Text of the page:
(Warning – some of the statements in this two-part article may be offensive to the male ego.)
There’s not a successful man anywhere, at any time, or in any place that was not influenced, driven, encouraged, directed, and developed by a good woman. That woman may have been his friend, his lover, his wife, his mother, or his sister. There is always a woman. This is undeniable truth.
Men and women have held different roles in various societies throughout history. There were the Amazons and Shield Maidens that went to battle beside their men and are now lost in the fog of history. There were women that ruled as queens, emperors, and pharaohs. Many matriarchal societies still exist today where women are the dominant and driving force of the entire civilization. In yet others the women are subservient to men in all things. In all those diverse civilizations and societies one thing rings true throughout history – the entire course of human history has been determined, directly or indirectly, by women.
However the ground rules of a society are laid out or however a civilization develops the rules of male-female interaction, like it or not, the fact remains that without our women we, as men, would be lost and floundering in the darkness of indecision and misdirection.
If you made it through the first three paragraphs without hitting the delete button you can now read on about the topic at hand.
Enter redfish competition.
I have long been interested in the question of why there aren’t more women in competitive angling -particularly redfish competition. I have come up with all manner of reasons why this is so but none of them are very satisfying.
For men, competitive angling satisfies the innate male need to compete, to fight, to wage war on the opposition. It is a subtle means of winning battles and wars without enduring or inducing physical harm. Victories are hailed by all, envied by some, and spurned by others. Heroes emerge, competitors train harder, others join the ranks to test their mettle and, soon, a sport is born from the hot fires of testosterone fueled competition. This is men’s work they would say. Poppycock and balderdash I say.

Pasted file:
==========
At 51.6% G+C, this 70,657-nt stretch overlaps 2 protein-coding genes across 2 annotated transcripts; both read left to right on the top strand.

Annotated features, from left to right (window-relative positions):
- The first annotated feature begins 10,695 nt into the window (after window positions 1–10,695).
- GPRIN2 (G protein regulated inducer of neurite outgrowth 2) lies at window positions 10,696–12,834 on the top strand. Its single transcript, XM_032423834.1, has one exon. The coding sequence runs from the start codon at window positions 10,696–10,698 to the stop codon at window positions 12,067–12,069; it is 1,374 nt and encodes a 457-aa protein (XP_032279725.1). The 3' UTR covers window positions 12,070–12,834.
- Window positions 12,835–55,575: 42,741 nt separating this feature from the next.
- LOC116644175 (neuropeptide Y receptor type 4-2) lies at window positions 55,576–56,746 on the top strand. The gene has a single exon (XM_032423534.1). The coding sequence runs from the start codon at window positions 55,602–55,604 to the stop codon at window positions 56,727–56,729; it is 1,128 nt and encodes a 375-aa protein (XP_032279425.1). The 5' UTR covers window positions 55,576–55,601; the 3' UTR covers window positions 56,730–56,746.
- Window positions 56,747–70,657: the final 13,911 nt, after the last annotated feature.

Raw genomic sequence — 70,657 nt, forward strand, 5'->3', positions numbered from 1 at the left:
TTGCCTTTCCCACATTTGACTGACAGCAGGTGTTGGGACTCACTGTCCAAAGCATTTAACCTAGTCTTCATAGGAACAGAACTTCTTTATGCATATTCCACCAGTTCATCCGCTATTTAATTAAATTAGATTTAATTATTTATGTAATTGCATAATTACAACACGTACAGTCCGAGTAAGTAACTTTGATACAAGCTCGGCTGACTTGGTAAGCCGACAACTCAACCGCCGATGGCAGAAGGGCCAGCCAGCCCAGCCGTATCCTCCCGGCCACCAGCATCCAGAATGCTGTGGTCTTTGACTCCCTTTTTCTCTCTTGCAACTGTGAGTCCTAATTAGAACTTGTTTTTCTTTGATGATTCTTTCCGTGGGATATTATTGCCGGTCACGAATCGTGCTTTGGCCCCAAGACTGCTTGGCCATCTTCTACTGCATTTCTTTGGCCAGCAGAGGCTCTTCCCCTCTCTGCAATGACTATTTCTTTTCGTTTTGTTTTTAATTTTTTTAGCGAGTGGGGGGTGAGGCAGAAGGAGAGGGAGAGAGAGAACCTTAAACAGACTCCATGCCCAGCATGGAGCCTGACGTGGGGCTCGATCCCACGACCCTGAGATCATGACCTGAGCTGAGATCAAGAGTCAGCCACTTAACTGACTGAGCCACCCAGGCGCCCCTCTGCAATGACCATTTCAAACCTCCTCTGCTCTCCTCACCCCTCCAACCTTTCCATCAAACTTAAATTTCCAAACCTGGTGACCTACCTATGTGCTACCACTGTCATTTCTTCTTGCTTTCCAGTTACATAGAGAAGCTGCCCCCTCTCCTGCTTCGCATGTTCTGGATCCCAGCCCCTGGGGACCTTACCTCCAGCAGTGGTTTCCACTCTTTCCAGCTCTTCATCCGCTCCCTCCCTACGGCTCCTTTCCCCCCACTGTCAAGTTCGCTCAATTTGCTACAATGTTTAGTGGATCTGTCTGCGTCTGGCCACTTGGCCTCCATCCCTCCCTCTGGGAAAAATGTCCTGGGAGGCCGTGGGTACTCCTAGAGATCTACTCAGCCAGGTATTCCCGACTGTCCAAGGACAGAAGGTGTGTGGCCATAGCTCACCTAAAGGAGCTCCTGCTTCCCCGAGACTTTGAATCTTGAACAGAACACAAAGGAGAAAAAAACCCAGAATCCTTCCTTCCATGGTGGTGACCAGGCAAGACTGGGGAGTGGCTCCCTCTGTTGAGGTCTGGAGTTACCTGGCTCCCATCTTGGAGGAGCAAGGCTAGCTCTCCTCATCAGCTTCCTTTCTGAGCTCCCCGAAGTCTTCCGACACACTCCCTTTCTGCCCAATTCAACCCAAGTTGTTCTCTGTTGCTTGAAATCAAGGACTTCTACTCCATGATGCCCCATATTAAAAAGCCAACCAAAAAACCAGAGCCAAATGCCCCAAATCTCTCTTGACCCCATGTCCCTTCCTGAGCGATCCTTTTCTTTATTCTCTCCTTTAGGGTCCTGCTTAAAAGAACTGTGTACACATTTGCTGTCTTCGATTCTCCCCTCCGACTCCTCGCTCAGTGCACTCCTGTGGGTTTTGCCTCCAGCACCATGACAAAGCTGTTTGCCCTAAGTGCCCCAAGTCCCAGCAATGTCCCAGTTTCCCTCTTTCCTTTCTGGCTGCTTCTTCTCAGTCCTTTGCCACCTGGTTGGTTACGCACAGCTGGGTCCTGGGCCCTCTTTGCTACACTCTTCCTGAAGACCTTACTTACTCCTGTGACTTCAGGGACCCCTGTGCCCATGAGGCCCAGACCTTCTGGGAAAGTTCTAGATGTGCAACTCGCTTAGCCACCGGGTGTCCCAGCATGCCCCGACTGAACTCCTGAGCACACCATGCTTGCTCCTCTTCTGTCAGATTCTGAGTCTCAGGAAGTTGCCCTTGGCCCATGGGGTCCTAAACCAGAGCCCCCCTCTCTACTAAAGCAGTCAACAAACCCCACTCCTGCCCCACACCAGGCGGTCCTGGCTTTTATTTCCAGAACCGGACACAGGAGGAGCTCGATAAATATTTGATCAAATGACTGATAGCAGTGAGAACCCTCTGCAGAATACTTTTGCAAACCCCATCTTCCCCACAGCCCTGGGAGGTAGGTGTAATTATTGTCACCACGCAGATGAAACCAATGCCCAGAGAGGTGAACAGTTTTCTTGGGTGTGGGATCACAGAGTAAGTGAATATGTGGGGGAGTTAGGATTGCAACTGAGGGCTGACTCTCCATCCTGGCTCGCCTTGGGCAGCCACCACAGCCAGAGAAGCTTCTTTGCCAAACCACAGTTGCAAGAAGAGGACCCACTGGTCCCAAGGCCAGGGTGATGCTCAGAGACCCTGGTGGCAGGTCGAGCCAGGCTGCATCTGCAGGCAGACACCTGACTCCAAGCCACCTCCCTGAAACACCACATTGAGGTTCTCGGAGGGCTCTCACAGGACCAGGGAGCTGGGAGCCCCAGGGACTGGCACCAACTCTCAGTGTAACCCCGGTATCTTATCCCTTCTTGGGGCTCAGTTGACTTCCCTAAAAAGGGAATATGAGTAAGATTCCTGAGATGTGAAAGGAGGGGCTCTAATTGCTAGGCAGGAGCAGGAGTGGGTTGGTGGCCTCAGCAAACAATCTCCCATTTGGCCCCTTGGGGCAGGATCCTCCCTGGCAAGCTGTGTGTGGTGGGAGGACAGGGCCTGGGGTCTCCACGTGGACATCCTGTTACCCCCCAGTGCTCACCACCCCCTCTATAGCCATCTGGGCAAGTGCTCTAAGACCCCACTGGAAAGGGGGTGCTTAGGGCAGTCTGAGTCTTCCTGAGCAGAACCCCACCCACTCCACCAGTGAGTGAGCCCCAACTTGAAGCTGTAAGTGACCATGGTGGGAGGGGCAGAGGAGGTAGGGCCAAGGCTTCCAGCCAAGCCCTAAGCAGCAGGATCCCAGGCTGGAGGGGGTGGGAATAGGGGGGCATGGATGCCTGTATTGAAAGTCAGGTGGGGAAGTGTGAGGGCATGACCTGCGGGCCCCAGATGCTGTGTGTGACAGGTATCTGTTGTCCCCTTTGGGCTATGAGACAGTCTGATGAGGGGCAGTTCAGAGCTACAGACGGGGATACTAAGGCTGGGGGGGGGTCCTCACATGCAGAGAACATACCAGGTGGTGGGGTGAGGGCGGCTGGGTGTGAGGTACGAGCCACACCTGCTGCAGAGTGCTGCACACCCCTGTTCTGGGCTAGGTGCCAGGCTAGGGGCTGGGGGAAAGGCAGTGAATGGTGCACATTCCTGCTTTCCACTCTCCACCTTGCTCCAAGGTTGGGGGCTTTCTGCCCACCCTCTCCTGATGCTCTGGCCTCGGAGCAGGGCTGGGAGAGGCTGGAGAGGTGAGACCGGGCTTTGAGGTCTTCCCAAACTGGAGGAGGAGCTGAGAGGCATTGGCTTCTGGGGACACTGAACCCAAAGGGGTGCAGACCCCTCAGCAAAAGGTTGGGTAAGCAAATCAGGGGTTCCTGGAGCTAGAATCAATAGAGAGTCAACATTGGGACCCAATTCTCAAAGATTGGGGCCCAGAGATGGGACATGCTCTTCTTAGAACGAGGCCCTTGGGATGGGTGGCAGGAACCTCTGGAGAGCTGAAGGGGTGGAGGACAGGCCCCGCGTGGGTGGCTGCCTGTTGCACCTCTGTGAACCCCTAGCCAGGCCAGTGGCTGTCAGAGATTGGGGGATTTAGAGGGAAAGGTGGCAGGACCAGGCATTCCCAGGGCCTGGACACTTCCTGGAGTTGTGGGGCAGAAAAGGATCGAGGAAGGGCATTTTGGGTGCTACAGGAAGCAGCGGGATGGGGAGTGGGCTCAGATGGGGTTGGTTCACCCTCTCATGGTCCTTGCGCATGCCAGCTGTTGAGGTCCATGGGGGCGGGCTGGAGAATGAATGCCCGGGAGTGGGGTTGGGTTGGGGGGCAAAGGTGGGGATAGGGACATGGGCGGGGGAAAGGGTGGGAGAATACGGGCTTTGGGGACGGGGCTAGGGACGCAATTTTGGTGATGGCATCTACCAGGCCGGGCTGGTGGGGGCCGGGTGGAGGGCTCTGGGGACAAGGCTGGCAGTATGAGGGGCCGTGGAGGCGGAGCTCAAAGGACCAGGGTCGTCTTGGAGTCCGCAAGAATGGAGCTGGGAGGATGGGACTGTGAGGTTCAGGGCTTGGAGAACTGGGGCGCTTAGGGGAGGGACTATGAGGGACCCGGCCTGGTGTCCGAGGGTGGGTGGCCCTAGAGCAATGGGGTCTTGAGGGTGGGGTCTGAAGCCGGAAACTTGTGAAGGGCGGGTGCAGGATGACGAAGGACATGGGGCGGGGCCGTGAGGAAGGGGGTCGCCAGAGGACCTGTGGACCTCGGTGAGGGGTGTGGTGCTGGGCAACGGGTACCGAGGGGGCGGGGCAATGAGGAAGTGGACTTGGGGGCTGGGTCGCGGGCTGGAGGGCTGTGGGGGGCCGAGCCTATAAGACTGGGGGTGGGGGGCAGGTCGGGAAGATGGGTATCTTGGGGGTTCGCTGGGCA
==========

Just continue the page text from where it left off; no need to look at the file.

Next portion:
Competitive angling, as a matter of competition, is not so different as in other eras of history when men have gone off to battle while the women were left behind look after the home, the children, the crops, and the land so their men would have a place to return to. The similarities are actually quite striking.
When I ask women why they do or don’t compete in redfish competitions I get all sorts of answers. “It’s too expensive”, “Someone has to stay home and look after the kids”, “I wasn’t taught to fish”, “There’s too many men out there”, and etc, and etc.
Women inherently understand the male need to compete. On some level they get it. Interestingly, some women (perhaps the Shield Maidens of olden times) feel this competitive urge too. The desire to test their mettle against those same men in “their” man-sport burns hot within them.
In theory, women should be better anglers than men. They have more patience, they concentrate on tasks better, they tolerate pain better, they have better color vision, they are more socially integrated, and they understand the male ego in ways we can never know.
So, where are they? Why aren’t they out here with the rest of us?
Way back in the Cup days I remember what an interesting thing it was to see Leiza Fitzgerald and Merrily Dunn along with Starr Boykin and Barbara Scopelitis competing in redfish tournaments. It was very unusual, and I confess that I immensely enjoyed the angst among the men that was created by their very presence.
The talk around the men’s camps revolved around how bad it was going to be to “get beat by the girls” and who would be the first poor slobs to fall to this unheard-of travesty. No one wanted to be that team because they would be unmercifully taunted.
Ridiculous I know; but there it is. I was there. I saw it. I heard it. And, I didn’t much like it.
Fast forward to today.
There still aren’t very many women competing but there are a few and I think there would be more if we would just open the door and invite them in. Oh my, but that would require a complete resetting of the male barometer now wouldn’t it? I say we need to move on past the current state of affairs and grow this sport to ever higher levels by inviting, teaching, encouraging, and helping women who have that competitive desire learn the game. We need sponsors to recognize these women’s teams and give them the same support. In short, we need to put out the welcome mat and stop pushing back to protect “our” battlefield.
I also believe that the development of a few “women only” competitions would be a good place to start the training but ultimately it is a sport in which men and women could be, and should be, completely integrated on the field of play. Having a men’s and women’s division separately makes no sense because that would be, in essence, a confession that women cannot compete with men at the same level which is nonsense.
In Part Two I will continue this topic and ask some of the women competing today what their thoughts are on the subject.